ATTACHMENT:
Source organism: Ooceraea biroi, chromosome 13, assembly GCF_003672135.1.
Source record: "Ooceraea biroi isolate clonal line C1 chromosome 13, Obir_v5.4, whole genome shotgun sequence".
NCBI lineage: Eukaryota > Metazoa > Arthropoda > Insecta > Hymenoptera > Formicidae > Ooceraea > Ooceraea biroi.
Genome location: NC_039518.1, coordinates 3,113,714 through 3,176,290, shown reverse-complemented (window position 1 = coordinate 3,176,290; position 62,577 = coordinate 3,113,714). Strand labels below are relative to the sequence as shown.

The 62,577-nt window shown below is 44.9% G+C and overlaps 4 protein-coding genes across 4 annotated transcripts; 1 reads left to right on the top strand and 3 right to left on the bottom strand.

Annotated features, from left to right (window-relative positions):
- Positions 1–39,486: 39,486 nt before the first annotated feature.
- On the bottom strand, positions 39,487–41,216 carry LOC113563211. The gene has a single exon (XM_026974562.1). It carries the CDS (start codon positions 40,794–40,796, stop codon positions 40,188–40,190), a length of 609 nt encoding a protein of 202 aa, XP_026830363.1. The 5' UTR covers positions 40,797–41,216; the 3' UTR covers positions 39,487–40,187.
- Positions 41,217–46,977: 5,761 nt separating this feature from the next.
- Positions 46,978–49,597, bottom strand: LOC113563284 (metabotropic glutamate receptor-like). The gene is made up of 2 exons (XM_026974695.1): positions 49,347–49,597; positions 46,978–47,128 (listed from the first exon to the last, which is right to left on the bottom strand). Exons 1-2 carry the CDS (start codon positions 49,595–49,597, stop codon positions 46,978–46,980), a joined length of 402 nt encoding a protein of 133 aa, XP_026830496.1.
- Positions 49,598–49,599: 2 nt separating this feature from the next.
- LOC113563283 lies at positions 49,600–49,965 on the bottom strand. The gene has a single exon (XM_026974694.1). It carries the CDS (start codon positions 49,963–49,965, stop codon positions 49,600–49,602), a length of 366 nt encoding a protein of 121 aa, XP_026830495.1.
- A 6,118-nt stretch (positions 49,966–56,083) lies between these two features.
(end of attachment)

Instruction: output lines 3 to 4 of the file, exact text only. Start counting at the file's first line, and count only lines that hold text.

NCBI lineage: Eukaryota > Metazoa > Arthropoda > Insecta > Hymenoptera > Formicidae > Ooceraea > Ooceraea biroi.
Genome location: NC_039518.1, coordinates 3,113,714 through 3,176,290, shown reverse-complemented (window position 1 = coordinate 3,176,290; position 62,577 = coordinate 3,113,714). Strand labels below are relative to the sequence as shown.